Tag Archives: social justice

Bakhita: Model of Resistance – Prayer & Action Against Human Trafficking

Children raise their hands in front of a mural of St. Bakhita at  a displacement camp  near Khartoum
Children raise their hands in front of a mural of St. Bakhita at a displacement camp near Khartoum

Today (February 8) is the feast of St. Josephine Bakhita who has beatified by Pope John Paul II. Today has also been declared, under the leadership of Pope Francis, as the first International Day of Prayer and Action against human trafficking.  I wrote about the connection between these two important dates in my latest column on Global Sisters Report.

The column draws upon research I did for my Masters thesis, “Human Trafficking as Social Sin: An Ethic of Resistance.” I see Bakhita as a model of resistance and believe that her story can help evoke in contemporary people of good will the motivation needed to take actions of solidarity and resistance to human trafficking today.

The story of St. Josephine Bakhita invites us to take an honest look at our own connections to the social sin of human trafficking. What are the unjust social and economic structures and distorted social norms which allow human trafficking to thrive? What actions of resistance might we take to heal relationships distorted by human trafficking?

Here are some resources for this first ever International Day of Prayer and Action against human trafficking.

Human trafficking is a social evil perpetrated by human beings. Human trafficking is not inevitable. As St. Josephine Bakhita’s story tells us, it is possible to resist, and it is possible for ordinary persons to resist in solidarity with trafficked persons.  We can start today through our prayer and action against human trafficking.

Full Circle

Last night I attended an event at the Brother Darst Center in Chicago on supply chains. That in itself would be interesting, especially as it is so connected to my thesis topic, given that there is in fact so much forced labor in our supply chain that we are all connected to human trafficking just by the pervasive act of purchasing goods and services.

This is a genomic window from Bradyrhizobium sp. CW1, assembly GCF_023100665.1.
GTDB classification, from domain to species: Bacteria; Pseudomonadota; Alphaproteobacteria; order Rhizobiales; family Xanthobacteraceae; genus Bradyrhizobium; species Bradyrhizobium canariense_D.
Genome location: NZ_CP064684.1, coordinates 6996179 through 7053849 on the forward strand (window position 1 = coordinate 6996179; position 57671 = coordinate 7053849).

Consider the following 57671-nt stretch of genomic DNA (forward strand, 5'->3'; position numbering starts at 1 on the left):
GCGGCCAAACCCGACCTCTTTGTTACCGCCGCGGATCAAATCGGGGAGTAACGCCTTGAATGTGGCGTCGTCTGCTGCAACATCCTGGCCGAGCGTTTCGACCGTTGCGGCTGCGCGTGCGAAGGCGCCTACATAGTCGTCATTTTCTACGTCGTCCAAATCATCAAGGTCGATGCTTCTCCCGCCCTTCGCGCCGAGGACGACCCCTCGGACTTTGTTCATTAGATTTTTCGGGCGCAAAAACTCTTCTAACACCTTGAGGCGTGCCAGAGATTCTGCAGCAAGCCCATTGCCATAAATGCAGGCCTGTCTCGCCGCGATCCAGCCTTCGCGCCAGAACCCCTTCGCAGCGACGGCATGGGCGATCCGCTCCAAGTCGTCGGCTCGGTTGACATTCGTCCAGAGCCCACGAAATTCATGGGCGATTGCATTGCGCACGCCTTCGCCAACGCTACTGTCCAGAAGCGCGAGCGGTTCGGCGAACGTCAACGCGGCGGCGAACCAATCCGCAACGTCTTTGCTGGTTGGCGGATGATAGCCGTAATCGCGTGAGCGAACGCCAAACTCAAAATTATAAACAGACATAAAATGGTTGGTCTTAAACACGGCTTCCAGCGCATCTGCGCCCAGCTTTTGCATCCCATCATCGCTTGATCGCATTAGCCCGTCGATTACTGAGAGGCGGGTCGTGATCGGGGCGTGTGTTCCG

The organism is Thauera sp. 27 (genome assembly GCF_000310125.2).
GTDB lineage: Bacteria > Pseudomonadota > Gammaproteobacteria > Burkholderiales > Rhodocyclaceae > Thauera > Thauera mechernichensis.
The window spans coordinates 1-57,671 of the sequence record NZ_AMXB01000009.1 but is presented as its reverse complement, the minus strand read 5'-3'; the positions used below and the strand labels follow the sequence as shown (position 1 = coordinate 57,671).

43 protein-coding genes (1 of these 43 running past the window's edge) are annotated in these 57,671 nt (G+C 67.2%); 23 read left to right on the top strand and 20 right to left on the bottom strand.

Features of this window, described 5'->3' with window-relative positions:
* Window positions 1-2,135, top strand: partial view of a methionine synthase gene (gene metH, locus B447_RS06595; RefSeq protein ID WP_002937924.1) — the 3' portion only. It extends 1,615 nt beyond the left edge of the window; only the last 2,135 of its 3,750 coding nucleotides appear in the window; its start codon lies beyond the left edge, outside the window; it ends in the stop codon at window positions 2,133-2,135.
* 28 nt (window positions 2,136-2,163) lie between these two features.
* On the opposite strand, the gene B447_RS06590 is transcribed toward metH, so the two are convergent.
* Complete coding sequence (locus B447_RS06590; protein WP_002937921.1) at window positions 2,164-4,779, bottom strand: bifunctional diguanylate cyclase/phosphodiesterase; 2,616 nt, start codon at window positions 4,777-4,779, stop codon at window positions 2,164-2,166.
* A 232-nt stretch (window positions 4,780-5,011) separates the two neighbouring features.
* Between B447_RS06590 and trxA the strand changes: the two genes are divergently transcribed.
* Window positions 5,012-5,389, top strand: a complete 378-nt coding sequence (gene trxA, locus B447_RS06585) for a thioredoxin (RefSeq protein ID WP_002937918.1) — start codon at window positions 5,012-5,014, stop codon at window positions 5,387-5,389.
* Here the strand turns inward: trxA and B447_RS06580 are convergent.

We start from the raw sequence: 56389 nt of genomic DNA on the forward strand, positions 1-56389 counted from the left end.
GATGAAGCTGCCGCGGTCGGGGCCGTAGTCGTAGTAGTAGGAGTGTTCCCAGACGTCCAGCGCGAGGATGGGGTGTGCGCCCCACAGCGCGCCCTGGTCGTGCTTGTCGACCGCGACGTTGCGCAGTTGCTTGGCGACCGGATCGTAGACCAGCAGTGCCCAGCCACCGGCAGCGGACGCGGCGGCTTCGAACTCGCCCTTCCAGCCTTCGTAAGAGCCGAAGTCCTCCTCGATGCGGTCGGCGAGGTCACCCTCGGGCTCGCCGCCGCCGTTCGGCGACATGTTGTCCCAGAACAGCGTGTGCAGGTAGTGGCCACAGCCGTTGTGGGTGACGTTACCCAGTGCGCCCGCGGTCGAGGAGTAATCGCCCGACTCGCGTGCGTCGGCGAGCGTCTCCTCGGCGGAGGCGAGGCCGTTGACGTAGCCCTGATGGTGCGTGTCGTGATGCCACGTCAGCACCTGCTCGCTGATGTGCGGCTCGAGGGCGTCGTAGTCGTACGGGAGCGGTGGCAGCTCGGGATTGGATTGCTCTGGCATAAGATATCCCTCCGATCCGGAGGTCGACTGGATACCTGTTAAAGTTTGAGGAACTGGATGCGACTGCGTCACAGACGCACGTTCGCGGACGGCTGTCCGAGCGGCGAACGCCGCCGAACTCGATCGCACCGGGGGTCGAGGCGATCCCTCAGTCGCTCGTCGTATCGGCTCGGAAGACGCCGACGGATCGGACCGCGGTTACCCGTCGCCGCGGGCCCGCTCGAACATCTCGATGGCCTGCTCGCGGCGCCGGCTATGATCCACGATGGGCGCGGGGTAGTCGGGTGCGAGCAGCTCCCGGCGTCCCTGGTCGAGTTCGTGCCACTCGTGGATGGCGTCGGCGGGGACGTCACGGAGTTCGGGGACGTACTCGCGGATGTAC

What made the evening extra special was that it was a special event co-hosted by the Chicago Justice Cafe.

The reason this is cool is that Justice Cafes are a program for young adults that I had a hand in creating when I was working at the Intercommunity Peace and Justice Center in Seattle. Essentially they are a network of young adults committed to a spirituality that does justice who get together monthly to learn and share about important issues. The IPJC office puts together a discussion guide, prayer, etc… so it is ready to go right out of the box.

We started out small about 5 years ago with about 10 Justice Cafes mostly in the Pacific Northwest, although pretty early on through God’s providence we also had groups in California,  on the East Coast,  and even in Kenya and Nigeria.

It has been amazing to see something I helped to start continue to grow and expand. So when I saw that there was an event being co-hosted by the local Justice Cafe, I knew I had to go!

As I get ready to leave Chicago for new adventures, it was a nice way to tap back into earlier adventures and realize you never know what kind of impact you can have.

image

Lamenting Racial Injustice: Theology Quotes

blogquoteMassingale

I’m reviving a feature from my old blog, at least until I finish my present life as a graduate student in Catholic theological ethics.  From time to time, I’ve been sharing a quote from a theologian which I think people might find interesting, challenging, or otherwise important. This particular quote is from a book which I highly recommend, especially in light of the most recent manifestations of what the U.S. Bishops named in 1979 as “an evil which endures in our society and in our Church” (Brothers & Sisters to Us) … racism.

The book is called Racial Justice and the Catholic Church (Orbis Books, 2010) by Bryan N. Massingale.  Fr. Bryan Massingale is a highly respected Catholic moral theologian who has worked extensively both as an academic and as a practitioner on the issue of racial justice. I was lucky enough to take a very challenging course on the ethics of power and racial justice during my studies at Catholic Theological Union. Massingale’s 2010 book was one of our central texts for the course. It’s easy to read and yet nimbly engages the complex reality of racism, the challenge it poses for the church, and the promise of racial justice.